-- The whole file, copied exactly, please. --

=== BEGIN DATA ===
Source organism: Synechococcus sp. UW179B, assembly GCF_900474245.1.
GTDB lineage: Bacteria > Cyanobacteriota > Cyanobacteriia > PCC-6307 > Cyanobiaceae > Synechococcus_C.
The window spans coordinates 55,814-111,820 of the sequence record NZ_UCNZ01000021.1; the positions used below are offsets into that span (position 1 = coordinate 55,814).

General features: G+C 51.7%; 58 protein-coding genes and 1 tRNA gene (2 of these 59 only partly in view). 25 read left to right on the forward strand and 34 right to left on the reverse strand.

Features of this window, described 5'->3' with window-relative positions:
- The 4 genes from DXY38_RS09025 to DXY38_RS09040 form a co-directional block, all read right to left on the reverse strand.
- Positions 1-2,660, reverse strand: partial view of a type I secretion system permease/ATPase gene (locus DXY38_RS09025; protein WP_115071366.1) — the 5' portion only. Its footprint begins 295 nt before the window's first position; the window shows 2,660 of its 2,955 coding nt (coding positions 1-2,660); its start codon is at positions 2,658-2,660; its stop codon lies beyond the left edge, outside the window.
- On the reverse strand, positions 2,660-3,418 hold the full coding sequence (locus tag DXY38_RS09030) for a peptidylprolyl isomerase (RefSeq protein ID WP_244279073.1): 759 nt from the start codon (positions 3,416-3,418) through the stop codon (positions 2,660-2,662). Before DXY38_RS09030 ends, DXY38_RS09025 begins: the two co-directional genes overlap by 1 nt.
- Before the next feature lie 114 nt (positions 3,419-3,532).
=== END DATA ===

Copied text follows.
Source organism: Synechococcus sp. UW179B, assembly GCF_900474245.1.
GTDB lineage: Bacteria > Cyanobacteriota > Cyanobacteriia > PCC-6307 > Cyanobiaceae > Synechococcus_C.
The window spans coordinates 55,814-111,820 of the sequence record NZ_UCNZ01000021.1; the positions used below are offsets into that span (position 1 = coordinate 55,814).

General features: G+C 51.7%; 58 protein-coding genes and 1 tRNA gene (2 of these 59 only partly in view). 25 read left to right on the forward strand and 34 right to left on the reverse strand.

Features of this window, described 5'->3' with window-relative positions:
- The 4 genes from DXY38_RS09025 to DXY38_RS09040 form a co-directional block, all read right to left on the reverse strand.
- Positions 1-2,660, reverse strand: partial view of a type I secretion system permease/ATPase gene (locus DXY38_RS09025; protein WP_115071366.1) — the 5' portion only. Its footprint begins 295 nt before the window's first position; the window shows 2,660 of its 2,955 coding nt (coding positions 1-2,660); its start codon is at positions 2,658-2,660; its stop codon lies beyond the left edge, outside the window.
- On the reverse strand, positions 2,660-3,418 hold the full coding sequence (locus tag DXY38_RS09030) for a peptidylprolyl isomerase (RefSeq protein ID WP_244279073.1): 759 nt from the start codon (positions 3,416-3,418) through the stop codon (positions 2,660-2,662). Before DXY38_RS09030 ends, DXY38_RS09025 begins: the two co-directional genes overlap by 1 nt.
- Before the next feature lie 114 nt (positions 3,419-3,532).